Dependencies are specified in golang via full paths of the form All dependencies that are OpenStack projects will be required to use the host in order for cross-repo dependencies to work properly under Zuul, and to minimize unnecessary mirrors.

To support OpenStack CI and to ensure the Depends-On footers work properly, this target must not modify existing git repo state for a given dependency if the git repository is already present in ${GOPATH}/src/${repo}. The CI system will pre-populate all necessary git repos that it knows about into the appropriate locations in the appropriate states.

External dependencies outside of the OpenStack CI should be installed as usual. It is expected that a mirror of required dependencies will be maintained in the CI system.

Further details will be included here as the dependency tooling is finalized.

Build and Install

The golang toolchain automatically performs the build step when required by other operations such as go test. Build and install are split out here as they are common operations and useful in their own right. These targets are not strictly necessary for CI testing.

make build
Execute build process
make install
Execute binary install

Codestyle Checks

OpenStack uses gofmt directly to check for proper coding style. As we do not want to be making changes to the repo in CI the default target shall not use go fmt which rewrites source files by default. As a developer convenience a second target called fmtfix shall be defined that does the source fixups (equivalent to gofmt -l -w).

make fmt
Run the gofmt tool non-destructively to validate code formatting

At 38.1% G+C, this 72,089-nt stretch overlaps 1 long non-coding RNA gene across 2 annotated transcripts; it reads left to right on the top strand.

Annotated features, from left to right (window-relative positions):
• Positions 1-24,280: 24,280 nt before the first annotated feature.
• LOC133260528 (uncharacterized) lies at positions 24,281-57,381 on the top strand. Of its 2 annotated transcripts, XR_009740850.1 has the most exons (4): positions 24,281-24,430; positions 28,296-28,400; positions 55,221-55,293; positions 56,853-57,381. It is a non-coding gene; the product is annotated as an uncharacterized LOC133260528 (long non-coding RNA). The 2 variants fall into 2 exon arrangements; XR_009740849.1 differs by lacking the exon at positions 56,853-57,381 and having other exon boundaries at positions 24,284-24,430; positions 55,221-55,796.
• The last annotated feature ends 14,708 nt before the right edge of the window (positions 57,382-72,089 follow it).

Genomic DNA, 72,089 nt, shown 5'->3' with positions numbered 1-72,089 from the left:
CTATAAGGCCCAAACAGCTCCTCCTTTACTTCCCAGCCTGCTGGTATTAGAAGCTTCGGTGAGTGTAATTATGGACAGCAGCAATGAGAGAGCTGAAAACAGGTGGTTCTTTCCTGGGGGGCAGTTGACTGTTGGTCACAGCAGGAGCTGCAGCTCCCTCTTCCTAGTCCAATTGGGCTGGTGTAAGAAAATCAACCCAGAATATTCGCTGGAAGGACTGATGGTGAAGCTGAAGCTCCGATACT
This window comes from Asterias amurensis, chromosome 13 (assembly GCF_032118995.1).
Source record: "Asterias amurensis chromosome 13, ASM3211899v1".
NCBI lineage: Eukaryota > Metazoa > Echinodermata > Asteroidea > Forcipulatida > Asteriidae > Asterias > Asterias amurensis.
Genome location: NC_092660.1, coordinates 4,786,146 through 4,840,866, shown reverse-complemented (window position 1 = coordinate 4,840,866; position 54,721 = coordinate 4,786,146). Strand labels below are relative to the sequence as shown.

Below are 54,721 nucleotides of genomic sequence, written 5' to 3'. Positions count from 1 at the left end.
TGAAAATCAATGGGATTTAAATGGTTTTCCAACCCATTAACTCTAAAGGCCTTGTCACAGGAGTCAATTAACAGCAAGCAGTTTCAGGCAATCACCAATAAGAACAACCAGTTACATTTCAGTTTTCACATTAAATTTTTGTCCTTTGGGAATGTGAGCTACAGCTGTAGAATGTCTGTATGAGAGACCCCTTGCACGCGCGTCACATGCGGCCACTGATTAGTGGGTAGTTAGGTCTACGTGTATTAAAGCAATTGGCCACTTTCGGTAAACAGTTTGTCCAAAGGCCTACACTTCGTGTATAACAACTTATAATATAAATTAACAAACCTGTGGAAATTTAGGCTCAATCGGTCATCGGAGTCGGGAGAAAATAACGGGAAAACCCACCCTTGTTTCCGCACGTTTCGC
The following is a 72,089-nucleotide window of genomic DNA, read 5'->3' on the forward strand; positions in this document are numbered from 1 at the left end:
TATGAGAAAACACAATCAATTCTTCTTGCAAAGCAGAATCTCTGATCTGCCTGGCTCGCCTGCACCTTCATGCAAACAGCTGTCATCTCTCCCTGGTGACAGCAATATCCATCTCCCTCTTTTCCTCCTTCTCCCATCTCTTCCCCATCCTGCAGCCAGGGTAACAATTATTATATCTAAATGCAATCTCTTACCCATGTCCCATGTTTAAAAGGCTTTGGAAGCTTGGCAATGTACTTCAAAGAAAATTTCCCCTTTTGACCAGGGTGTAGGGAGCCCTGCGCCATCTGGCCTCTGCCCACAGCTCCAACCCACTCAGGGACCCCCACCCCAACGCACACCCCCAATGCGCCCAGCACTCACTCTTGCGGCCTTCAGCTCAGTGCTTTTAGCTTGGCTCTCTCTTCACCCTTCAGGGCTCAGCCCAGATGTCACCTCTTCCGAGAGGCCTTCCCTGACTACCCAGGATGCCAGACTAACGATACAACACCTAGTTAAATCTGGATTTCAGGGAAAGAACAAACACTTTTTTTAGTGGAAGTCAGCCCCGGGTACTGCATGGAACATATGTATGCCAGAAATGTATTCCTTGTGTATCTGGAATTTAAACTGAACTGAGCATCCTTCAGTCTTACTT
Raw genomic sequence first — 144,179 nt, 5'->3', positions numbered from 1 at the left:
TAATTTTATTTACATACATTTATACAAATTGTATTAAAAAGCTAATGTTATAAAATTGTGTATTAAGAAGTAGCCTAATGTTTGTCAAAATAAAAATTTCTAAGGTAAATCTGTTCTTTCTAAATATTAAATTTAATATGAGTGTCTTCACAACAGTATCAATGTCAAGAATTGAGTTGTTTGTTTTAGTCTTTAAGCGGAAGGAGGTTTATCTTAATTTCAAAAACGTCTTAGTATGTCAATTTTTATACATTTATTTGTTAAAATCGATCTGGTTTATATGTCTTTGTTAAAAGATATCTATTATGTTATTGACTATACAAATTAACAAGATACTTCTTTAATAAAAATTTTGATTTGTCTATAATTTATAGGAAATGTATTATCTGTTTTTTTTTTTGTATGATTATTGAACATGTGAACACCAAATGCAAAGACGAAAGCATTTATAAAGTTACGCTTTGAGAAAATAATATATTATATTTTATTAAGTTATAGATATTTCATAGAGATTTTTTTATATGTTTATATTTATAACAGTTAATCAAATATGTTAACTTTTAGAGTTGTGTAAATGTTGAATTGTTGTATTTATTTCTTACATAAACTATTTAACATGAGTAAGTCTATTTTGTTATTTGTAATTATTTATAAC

make fmtfix
Run the gofmt tool and overwrite source files with gofmt’s version if changes are required. This is primarily a developer convenience.


OpenStack uses go test to run all test types at once invoked via the Makefile.

make test
Run tests

This is the general test target and may simply call some subset of additional test-* targets. Specific test targets should be named with a test-* prefix as a convention.

Go test output is not natively in a format consumable by subunit, however there is at least one tool available that can easily be made to support subunit.

Generated Files

ChangeLog and AUTHORS files are generated at <TBD>.

.mailmap files should exist where a developer has more than one email address or identity, and should map to the developer’s canonical identity.


Narrative Documentation

In order to reuse existing templates, styles, and tooling, OpenStack uses Sphinx to generate our Narrative Project documentation.

In addition to the normal PTI Documentation requirements, for developer convenience, Go projects are recommended to provide:

make docs
Generate HTML documentation from the in-tree developer docs

that should:

  • Either install any needed distro dependencies from the doc tag in bindep.txt or emit an error if they are not installed.
  • Install Python dependencies for Sphinx from doc/requirements.txt.
  • Execute sphinx-build -b html doc/source doc/build


Go has a well-defined documentation tool godoc that produces developer documentation extracted from source code comments, similar to Python’s Docstring.

make godoc
Generate the golang docs from the source

Release notes

OpenStack uses Reno to manage release notes. This uses Sphinx to generate the final HTML documentation.

In addition to the normal PTI Documentation requirements, for developer convenience, Go projects are recommended to provide:

make releasenotes
Generate HTML release notes


A common translation process is not yet well-defined in the golang community. This section will be completed once a process is developed that is compatible with the existing OpenStack translation workflow.

Build Tools

A number of the tools used by OpenStack projects are written in Python and require local developer installation. This is something that tox is very good at and shall be used to manage those tools in its local virtual environments.

These tools should all be Python 3 compatible so non-Python projects should use only Python 3 in their local virtual environments for tooling support.